Di Giampaolo L, Cavallucci E, Braga M, Renzetti A, Schiavone C, Quecchia C, et al. The persistence of allergen exposure favors pulmonary function decline in workers with allergic occupational asthma. Int Arch Occup Environ Health. 2012;85(2):181–8.PubMedCrossRefGoogle Scholar
  21. 21.
    Tarlo S, Liss G. Prevention of occupational asthma. Curr Allergy Asthma Rep. 2010;10(4):278–86.PubMedCrossRefGoogle Scholar
  22. 22.
    Malo JL, Ghezzo H, L’Archevêque J, et al. Is the clinical history a satisfactory means of diagnosing occupational asthma? Am Rev Respir Dis. 1991;143(3):528–32.PubMedGoogle Scholar
  23. 23.
    Dykewicz M. Occupational asthma: current concepts in pathogenesis, diagnosis, and management. J Allergy Clin Immunol. 2009;123:519–28.PubMedCrossRefGoogle Scholar
  24. 24.
    Corradi M, Romano C, Mutti A. Laboratory animal; allergy; asthma. Med Lav. 2011;102(5):428–44.PubMedGoogle Scholar
  25. 25.
    Malo JL, Ghezzo H, D’Aquino C, L’Archevêque J, Cartier A, Chan-Yeung M. Natural history of occupational asthma: relevance of type of agent and other factors in the rate of development of symptoms in affected subjects. J Allergy Clin Immunol. 1992;90:937–44.PubMedCrossRefGoogle Scholar
  26. 26.
    Walusiak J, Hanke W, Górski P, Pałczyński C. Respiratory allergy in apprentice bakers: do occupational allergies follow the allergic march? Allergy. 2004;59(4):442–50.PubMedCrossRefGoogle Scholar
  27. 27.
    Slavin R. Update on occupational rhinitis and asthma. Allergy Asthma Proc. 2010;31:437–43.PubMedCrossRefGoogle Scholar
  28. 28.
    Brooks SM, Bernstein IL. Irritant-induced airway disorders. Immunol Allergy Clin North Am. 2011;31(4):747–68.PubMedCrossRefGoogle Scholar
  29. 29.
    Quirce S, Barranco P. Cleaning agents and asthma. J Investig Allergol Clin Immunol. 2010;20(7):542–50.PubMedGoogle Scholar
  30. 30.
    Brooks SM, Weiss MA, Bernstein IL. Reactive airways dysfunction syndrome (RADS). Persistent asthma syndrome after high level irritant exposures. Chest. 1985;88(3):376–84.PubMedCrossRefGoogle Scholar
  31. 31.
    Brooks SM, Hammad Y, Richards I, et al. The spectrum of irritant-induced asthma: sudden and not-so-sudden onset and the role of allergy. Chest. 1998;113:42–9.PubMedCrossRefGoogle Scholar
  32. 32.
    Tarlo SM. Workplace irritant exposures: do they produce true occupational asthma? Ann Allergy Asthma Immunol. 2003;90:19–23.PubMedCrossRefGoogle Scholar
  33. 33.
    Tarlo SM, Broder I. Irritant-induced occupational asthma. Chest. 1989;96:297–300.PubMedCrossRefGoogle Scholar
  34. 34.
    Burge PS, Moore VC, Robertson AS. Sensitization and irritant-induced occupational asthma with latency are clinically indistinguishable. Occup Med (Lond). 2011 Dec 22. [Epub ahead of print].Google Scholar
  35. 35.
    Vandenplas O, Ghezzo H, Munoz X, et al. What are the questionnaire items most useful in identifying subjects with occupational asthma? Eur Respir J. 2005;26:1056–63.PubMedCrossRefGoogle Scholar
  36. 36.
    Grammer LC, Ditto AM, Tripathi A, Harris KE. Prevalence and onset of rhinitis and conjunctivitis in subjects with occupational asthma caused by trimellitic anhydride. J Occup Environ Med. 2002;44:1179–81.PubMedCrossRefGoogle Scholar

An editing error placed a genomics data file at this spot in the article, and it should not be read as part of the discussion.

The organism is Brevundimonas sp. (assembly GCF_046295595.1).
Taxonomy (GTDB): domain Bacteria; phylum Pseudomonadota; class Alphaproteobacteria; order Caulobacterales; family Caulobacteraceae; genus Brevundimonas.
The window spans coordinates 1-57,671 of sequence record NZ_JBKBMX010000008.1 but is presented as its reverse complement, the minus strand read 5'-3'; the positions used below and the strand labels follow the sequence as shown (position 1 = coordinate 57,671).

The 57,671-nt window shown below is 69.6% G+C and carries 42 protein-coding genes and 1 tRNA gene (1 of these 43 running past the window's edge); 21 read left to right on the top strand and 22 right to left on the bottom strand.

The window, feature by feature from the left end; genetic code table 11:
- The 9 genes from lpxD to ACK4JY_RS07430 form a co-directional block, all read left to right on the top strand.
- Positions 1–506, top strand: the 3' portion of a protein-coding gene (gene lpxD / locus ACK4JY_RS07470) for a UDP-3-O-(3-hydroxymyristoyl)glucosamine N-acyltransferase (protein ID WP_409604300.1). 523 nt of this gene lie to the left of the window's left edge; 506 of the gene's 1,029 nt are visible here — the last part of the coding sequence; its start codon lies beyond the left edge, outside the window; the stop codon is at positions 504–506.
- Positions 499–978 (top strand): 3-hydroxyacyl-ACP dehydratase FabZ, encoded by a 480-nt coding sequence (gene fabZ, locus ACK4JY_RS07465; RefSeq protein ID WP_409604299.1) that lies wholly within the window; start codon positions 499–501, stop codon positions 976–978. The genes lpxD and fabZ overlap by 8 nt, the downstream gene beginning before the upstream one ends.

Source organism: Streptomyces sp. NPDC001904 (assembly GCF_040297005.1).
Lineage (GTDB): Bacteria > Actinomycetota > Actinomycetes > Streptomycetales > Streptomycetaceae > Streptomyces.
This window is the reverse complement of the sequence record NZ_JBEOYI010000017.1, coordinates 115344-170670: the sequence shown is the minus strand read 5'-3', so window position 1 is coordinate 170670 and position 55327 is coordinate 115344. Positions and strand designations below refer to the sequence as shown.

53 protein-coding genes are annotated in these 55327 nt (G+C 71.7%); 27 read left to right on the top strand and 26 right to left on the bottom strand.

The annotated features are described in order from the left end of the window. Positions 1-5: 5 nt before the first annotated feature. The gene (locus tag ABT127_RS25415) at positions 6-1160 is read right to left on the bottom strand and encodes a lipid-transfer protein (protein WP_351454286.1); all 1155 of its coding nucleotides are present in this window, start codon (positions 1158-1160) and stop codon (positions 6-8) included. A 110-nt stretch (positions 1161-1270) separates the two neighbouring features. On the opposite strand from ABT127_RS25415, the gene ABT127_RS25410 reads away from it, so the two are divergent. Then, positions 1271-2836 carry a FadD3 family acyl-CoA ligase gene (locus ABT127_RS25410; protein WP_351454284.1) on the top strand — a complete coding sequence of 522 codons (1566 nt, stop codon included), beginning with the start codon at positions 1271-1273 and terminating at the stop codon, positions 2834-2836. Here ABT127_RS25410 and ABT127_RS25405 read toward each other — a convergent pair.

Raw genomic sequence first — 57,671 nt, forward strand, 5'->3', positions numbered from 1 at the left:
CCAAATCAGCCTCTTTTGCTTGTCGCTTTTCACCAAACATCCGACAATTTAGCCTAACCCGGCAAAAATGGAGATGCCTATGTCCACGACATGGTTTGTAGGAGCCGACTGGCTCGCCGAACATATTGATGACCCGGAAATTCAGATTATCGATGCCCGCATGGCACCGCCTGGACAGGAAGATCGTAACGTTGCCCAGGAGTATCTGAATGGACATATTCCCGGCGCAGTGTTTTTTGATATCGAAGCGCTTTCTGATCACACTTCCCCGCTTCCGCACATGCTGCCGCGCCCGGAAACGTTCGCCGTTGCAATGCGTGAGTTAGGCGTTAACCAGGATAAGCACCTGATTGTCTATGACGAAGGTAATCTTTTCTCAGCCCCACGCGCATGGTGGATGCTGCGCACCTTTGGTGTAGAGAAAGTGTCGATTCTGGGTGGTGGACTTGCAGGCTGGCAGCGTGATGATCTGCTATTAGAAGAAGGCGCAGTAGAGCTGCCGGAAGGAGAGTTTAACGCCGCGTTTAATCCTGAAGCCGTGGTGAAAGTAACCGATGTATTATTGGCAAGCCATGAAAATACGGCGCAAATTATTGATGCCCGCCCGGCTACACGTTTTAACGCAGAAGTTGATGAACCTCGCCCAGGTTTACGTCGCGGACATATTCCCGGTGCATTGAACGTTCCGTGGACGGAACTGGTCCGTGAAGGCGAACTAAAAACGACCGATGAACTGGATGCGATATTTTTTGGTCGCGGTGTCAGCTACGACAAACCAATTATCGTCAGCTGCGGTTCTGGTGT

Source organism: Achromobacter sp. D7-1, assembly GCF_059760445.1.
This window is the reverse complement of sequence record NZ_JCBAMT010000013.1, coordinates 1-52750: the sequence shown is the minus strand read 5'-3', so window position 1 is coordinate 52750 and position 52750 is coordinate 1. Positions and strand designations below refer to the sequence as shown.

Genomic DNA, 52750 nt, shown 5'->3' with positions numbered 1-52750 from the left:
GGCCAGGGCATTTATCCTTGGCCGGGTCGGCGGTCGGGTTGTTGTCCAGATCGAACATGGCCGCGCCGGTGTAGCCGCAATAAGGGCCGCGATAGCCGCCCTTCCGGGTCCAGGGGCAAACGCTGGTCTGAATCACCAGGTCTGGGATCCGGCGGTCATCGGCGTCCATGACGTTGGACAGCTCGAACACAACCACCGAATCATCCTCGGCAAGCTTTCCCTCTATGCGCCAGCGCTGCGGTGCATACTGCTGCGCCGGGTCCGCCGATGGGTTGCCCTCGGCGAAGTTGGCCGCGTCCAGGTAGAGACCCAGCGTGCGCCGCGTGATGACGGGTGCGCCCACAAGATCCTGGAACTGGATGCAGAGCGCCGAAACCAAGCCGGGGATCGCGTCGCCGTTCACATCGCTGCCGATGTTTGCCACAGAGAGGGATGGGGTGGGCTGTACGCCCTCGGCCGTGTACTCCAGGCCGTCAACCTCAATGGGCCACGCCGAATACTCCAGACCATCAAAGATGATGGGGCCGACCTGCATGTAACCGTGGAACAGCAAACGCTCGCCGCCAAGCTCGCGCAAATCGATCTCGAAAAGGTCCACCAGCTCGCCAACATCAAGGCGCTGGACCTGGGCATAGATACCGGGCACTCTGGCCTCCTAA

37. 37.
    Karjalainen A, Martikainen R, Klaukka T, Saarinen K, Uitti J. Risk of asthma among Finnish patients with occupational rhinitis. Chest. 2003;123:283–8.PubMedCrossRefGoogle Scholar
  38. 38.
    Arif AA, Delclos GL. Association between cleaning-related chemicals and work-related asthma and asthma symptoms among healthcare professionals. Occup Environ Med. 2012;69(1):35–40.PubMedCrossRefGoogle Scholar
  39. 39.
    Jares EJ. Occupational asthma. Rev Alerg Mex. 2004;51(2):73–84.PubMedGoogle Scholar
  40. 40.
    Baur XI. Are we closer to developing threshold limit values for allergens in the workplace? Ann Allergy Asthma Immunol. 2003;90(suppl):11–8.PubMedCrossRefGoogle Scholar
  41. 41.
    Petsonk EL, Wang ML, Lewis DM, et al. Asthma-like symptoms in wood product plant workers exposed to methylene diphenyl diisocyanate. Chest. 2000;118:1183–93.PubMedCrossRefGoogle Scholar
  42. 42.
    Bello DHC, Smith TJ, Woskie SR, et al. Skin exposure to isocyanates: reasons for concern. Environ Health Perspect. 2007;115:328–35.PubMedCrossRefGoogle Scholar
  43. 43.
    Wisnewski AV, Xu L, Robinson E, Liu J, Redlich CA, Herrick CA. Immune sensitization to methylene diphenyl diisocyanate (MDI) resulting from skin exposure: albumin as a carrier protein connecting skin exposure to subsequent respiratory responses. J Occup Med Toxicol. 2011;6:6.PubMedCrossRefGoogle Scholar
  44. 44.
    Arrandale VH, Liss GM, Tarlo SM, Pratt MD, Sasseville D, Kudla I, et al. Occupational contact allergens: are they also associated with occupational asthma? Am J Ind Med. 2012 Jan 11. doi:10.1002/ajim.22015. [Epub ahead of print].
  45. 45.
    Beach J, Rowe B, Blitz S, et al. Diagnosis and management of work-related asthma. summary, evidence report/technology assessment. Rockville, MD: Agency for Healthcare Research and Quality, Department of Health and Human Services, October 2005; Publication No. 06-E003-1.Google Scholar
  46. 46.
    Liss GM, Tarlo SM. Peak expiratory flow rates in possible occupational asthma. Chest. 1991;100:63–9.PubMedCrossRefGoogle Scholar
  47. 47.
    Gannon PF, Newton DT, Belcher J, et al. Development of OASYS-2: a system for the analysis of serial measurement of peak expiratory flow in workers with suspected occupational asthma. Thorax. 1996;51:484–9.PubMedCrossRefGoogle Scholar
  48. 48.